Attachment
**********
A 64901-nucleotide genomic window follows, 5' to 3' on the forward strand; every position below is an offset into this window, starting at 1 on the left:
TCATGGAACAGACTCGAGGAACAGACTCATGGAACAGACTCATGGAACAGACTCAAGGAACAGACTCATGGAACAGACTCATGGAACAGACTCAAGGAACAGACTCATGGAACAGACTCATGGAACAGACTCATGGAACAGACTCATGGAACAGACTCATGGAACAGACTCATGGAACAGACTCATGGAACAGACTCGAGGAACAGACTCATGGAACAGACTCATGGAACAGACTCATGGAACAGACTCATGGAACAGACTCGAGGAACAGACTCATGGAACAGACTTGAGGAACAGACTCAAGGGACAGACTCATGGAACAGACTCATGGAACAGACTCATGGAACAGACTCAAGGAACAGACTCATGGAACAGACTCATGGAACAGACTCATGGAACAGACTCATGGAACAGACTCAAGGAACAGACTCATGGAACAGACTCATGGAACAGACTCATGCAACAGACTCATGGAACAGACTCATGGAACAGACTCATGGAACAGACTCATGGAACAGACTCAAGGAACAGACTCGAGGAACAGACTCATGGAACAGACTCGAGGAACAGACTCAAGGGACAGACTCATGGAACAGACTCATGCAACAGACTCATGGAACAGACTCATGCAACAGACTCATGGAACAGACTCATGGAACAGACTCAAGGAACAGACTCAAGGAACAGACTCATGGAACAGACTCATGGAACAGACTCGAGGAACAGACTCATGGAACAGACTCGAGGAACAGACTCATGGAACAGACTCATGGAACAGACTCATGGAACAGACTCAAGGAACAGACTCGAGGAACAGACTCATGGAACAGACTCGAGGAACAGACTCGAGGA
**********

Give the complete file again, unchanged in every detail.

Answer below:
A 64901-nucleotide genomic window follows, 5' to 3' on the forward strand; every position below is an offset into this window, starting at 1 on the left:
TCATGGAACAGACTCGAGGAACAGACTCATGGAACAGACTCATGGAACAGACTCAAGGAACAGACTCATGGAACAGACTCATGGAACAGACTCAAGGAACAGACTCATGGAACAGACTCATGGAACAGACTCATGGAACAGACTCATGGAACAGACTCATGGAACAGACTCATGGAACAGACTCATGGAACAGACTCGAGGAACAGACTCATGGAACAGACTCATGGAACAGACTCATGGAACAGACTCATGGAACAGACTCGAGGAACAGACTCATGGAACAGACTTGAGGAACAGACTCAAGGGACAGACTCATGGAACAGACTCATGGAACAGACTCATGGAACAGACTCAAGGAACAGACTCATGGAACAGACTCATGGAACAGACTCATGGAACAGACTCATGGAACAGACTCAAGGAACAGACTCATGGAACAGACTCATGGAACAGACTCATGCAACAGACTCATGGAACAGACTCATGGAACAGACTCATGGAACAGACTCATGGAACAGACTCAAGGAACAGACTCGAGGAACAGACTCATGGAACAGACTCGAGGAACAGACTCAAGGGACAGACTCATGGAACAGACTCATGCAACAGACTCATGGAACAGACTCATGCAACAGACTCATGGAACAGACTCATGGAACAGACTCAAGGAACAGACTCAAGGAACAGACTCATGGAACAGACTCATGGAACAGACTCGAGGAACAGACTCATGGAACAGACTCGAGGAACAGACTCATGGAACAGACTCATGGAACAGACTCATGGAACAGACTCAAGGAACAGACTCGAGGAACAGACTCATGGAACAGACTCGAGGAACAGACTCGAGGA